Have you read this book?
In the prepress marketing material I received with my copy of KB Shaw’s From the Shadows, anonymous reviewers described the young adult novel as a “computer lover’s version of Harry Potter” and “Charlie and the Chocolate Factory, The Wizard of Oz, and even Harry Potter and the Sorcerer’s Stone all rolled into one.”
Here’s one very much non-anonymous reviewer that respectfully disagrees with this nameless hype.
I’ve read and reviewed well over a thousand science fiction/fantasy novels – many of those young adult titles – for Barnes and Noble’s web site and comparing From the Shadows to J.K. Rowling’s internationally bestselling Harry Potter saga or L. Frank Baum’s classic The Wizard of Oz is like saying the Ben Affleck/Jennifer Lopez movie Gigli is worthy of an Oscar. It’s just too much of a stretch.
That said: From the Shadows does have some really strong points. If I was a teenager, chances are good that I would’ve enjoyed this novel much more than I did. The main characters, Cameron Rush and Rosa Costas, are stereotypical 15 year-olds dealing with many of the issues adolescents struggle with – fitting in, handling bullies, etc. By using their intelligence, their strong bond of friendship and just plain good judgment, they help each other through these potentially traumatizing situations.
Both are self-proclaimed “geeks” who interact via their multiCom units – fully functional artificial intelligence computers. Although Cameron and Rosa have never met in person – he lives in Wisconsin and she in New Mexico – they are fast friends who communicate on a regular basis. When GundTech (a world-renowned computer company headed by a mysterious boy genius) announces a revolutionary scientific breakthrough – Interactive Holographic Transporter (IHT) technology – the company sets up an elite international academy for the best and brightest students to attend regardless of economic, religious or ethic background. Cameron and Rosa apply jointly and are (of course) accepted.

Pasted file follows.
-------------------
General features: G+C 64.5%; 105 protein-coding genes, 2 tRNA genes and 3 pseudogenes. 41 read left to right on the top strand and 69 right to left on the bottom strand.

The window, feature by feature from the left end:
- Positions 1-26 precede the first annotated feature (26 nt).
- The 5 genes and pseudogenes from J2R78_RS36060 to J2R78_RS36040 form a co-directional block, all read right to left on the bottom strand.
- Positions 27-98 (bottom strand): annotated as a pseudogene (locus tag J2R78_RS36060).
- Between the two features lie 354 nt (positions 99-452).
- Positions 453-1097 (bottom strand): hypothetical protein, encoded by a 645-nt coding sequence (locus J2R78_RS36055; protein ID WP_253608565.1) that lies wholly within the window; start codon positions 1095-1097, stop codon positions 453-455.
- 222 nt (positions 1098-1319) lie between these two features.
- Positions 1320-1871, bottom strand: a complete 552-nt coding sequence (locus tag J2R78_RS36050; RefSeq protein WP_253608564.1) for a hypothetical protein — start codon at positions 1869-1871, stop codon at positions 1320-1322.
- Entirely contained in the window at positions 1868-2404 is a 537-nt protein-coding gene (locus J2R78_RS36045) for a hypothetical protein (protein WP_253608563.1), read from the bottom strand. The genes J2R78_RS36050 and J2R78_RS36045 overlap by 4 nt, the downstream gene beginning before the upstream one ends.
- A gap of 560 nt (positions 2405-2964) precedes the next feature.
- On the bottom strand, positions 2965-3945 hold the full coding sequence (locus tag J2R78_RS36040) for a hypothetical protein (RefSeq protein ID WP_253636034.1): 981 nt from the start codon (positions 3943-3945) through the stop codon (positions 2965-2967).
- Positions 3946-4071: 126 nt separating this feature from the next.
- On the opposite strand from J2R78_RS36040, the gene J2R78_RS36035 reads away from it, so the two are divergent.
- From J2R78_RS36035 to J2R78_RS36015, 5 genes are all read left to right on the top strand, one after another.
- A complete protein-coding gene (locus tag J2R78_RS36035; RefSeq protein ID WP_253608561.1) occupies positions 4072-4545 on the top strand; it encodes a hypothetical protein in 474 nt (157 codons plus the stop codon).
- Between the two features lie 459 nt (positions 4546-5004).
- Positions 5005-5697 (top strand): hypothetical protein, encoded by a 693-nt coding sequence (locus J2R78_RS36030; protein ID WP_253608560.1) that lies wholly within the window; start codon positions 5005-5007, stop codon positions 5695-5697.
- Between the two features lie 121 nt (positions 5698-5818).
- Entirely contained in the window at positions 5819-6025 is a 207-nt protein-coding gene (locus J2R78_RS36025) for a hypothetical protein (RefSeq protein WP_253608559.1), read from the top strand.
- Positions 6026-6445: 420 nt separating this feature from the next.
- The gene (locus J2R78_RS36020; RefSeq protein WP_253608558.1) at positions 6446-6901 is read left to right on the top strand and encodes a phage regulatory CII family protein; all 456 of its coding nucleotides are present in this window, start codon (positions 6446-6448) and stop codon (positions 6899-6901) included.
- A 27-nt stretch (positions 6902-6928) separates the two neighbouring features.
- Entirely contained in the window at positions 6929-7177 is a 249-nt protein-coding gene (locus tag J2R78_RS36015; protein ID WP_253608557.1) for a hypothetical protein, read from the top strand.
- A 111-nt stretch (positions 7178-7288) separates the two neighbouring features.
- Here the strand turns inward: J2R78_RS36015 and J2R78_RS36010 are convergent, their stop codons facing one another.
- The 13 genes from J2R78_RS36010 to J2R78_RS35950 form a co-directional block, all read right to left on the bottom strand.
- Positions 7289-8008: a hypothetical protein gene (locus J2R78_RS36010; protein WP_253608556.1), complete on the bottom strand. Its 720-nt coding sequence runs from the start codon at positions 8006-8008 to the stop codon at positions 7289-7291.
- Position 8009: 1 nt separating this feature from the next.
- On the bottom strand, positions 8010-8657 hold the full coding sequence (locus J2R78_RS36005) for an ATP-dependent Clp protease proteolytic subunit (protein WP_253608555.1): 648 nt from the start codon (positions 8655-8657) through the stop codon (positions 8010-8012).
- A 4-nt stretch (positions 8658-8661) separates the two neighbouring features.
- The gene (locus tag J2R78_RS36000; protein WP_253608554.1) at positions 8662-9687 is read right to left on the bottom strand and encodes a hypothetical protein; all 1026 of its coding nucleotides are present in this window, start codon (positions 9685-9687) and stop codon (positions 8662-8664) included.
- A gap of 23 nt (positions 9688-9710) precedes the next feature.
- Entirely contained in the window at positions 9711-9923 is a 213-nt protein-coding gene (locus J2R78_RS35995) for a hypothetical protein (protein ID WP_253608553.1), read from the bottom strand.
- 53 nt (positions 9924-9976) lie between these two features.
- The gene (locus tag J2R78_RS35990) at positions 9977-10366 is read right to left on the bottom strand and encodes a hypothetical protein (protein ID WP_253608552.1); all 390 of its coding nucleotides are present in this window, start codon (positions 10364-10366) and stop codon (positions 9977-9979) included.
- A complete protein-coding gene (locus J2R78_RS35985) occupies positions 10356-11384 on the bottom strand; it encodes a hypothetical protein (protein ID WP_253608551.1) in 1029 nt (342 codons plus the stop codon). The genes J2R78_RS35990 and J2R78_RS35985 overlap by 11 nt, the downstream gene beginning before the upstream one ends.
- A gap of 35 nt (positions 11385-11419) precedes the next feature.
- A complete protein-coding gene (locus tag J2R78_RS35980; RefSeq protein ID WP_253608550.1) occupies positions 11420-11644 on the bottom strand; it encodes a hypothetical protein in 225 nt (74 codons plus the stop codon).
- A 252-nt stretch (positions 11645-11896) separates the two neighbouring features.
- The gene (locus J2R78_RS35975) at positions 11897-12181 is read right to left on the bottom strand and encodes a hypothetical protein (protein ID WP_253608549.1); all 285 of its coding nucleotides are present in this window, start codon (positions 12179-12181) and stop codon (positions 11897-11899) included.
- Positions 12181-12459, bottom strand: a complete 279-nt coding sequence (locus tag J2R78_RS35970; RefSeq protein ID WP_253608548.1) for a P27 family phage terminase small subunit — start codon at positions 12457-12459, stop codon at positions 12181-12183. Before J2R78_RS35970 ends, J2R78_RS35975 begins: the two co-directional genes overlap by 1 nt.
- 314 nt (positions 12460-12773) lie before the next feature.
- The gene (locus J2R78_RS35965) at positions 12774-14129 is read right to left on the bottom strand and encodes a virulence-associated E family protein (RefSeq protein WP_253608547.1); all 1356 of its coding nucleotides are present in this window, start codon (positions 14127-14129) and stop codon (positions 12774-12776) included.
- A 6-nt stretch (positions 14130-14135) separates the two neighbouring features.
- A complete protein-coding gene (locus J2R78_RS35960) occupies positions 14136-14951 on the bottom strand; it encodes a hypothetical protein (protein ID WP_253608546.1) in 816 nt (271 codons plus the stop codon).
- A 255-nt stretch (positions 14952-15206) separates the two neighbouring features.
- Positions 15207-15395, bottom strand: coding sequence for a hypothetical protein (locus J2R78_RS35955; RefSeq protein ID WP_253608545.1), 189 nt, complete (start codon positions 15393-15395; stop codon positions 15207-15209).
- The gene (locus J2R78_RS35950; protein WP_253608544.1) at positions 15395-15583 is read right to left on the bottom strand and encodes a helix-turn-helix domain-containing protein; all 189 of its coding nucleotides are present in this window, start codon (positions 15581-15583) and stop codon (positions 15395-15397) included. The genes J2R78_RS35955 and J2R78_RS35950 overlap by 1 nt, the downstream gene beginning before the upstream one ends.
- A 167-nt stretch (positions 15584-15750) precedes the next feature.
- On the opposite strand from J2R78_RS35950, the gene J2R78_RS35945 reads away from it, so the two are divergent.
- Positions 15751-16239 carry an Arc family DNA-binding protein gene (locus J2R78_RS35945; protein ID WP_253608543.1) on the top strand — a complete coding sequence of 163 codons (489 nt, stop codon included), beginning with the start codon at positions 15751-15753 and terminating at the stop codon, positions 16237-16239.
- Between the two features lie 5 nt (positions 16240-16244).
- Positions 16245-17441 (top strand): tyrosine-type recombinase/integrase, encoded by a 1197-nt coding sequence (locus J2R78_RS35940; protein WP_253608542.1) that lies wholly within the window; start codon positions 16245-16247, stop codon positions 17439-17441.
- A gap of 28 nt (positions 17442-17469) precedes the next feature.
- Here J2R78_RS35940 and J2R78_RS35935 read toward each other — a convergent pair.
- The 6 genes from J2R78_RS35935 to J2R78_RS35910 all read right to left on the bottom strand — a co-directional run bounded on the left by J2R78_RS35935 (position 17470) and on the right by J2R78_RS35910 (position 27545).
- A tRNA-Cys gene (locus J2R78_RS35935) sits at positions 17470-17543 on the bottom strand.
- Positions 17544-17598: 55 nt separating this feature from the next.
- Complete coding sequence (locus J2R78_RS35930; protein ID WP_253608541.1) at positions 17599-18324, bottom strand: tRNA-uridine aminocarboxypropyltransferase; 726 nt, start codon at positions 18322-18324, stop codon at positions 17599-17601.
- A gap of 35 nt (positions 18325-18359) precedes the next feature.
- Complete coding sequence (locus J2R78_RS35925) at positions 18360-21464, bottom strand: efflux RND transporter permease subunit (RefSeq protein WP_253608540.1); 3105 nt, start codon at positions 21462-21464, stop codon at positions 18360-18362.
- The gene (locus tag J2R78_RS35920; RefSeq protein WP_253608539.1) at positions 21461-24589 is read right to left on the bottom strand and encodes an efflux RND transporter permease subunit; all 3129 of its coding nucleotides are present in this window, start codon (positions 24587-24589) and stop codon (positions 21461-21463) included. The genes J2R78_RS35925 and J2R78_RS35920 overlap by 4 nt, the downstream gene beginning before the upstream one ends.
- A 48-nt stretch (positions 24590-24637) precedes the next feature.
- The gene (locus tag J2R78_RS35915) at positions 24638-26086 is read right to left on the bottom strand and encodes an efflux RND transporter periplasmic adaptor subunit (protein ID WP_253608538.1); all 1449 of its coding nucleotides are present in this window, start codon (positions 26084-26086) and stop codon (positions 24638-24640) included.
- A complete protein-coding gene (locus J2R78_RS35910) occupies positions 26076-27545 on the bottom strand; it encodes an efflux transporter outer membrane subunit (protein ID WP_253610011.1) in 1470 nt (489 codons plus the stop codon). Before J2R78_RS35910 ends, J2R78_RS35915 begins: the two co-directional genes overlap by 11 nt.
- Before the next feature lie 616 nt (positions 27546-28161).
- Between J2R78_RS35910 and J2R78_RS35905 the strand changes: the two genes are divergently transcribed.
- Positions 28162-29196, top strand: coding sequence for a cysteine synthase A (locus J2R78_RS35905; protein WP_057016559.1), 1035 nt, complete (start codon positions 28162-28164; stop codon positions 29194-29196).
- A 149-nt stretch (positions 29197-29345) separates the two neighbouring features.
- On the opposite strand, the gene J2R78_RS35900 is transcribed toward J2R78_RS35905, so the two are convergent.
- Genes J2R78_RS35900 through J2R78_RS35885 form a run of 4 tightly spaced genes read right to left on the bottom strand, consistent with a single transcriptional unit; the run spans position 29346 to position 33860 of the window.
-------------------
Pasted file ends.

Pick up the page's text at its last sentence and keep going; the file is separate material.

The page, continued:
At this point in the novel, like homemade gravy, where the action and intrigue should be thickening to a boil, the plot becomes diluted and loses much of its steam. As the students frolic in cool interactive games like time tag and solar rescue patrol and learn more about the implications and applications of IHT, a very weak subplot is hatched about a phantom avatar trying to destroy GundTech’s mysterious founder. The reclusive genius hires a tech reporter named Megan Fletcher to uncover the “threat from within.” Together with Cameron and Rosa, Megan must figure out who – or what – the avatar is before it’s too late.
In conclusion, I’d describe From the Shadows as an ambitious novel that falls short of its goal. The characters are two-dimensional and incredibly stereotypical, the dialogue is extremely weak in places and many of the events are just simply unbelievable (Cameron “the Geek” getting into a championship football game and on his very first play causing a fumble and almost running it back for a touchdown, the ultra-secretive founder hiring a reporter and immediately disclosing all kinds of secrets, etc.). And the conclusion, which could’ve been a jaw-dropping bombshell of an ending, was kind of an anti-climax. This I attribute in part to the indifference I had for the characters involved.
Although I can’t recommend this novel, I will say this: the author obviously has some fantastic ideas (I loved the IHT technology and the concept of the virtual academy) and I am looking forward to his next offering. With more fully realized, empathetic characters and a stronger plot line, I won’t be surprised if the name KB Shaw emerges from the shadows into the limelight of the young adult publishing world.
Paul Goat Allen is the editor of Barnes & Noble’s Explorations science fiction/fantasy book review and is the author of Burning Sticks, Old Winding Way and Warlock Dreams.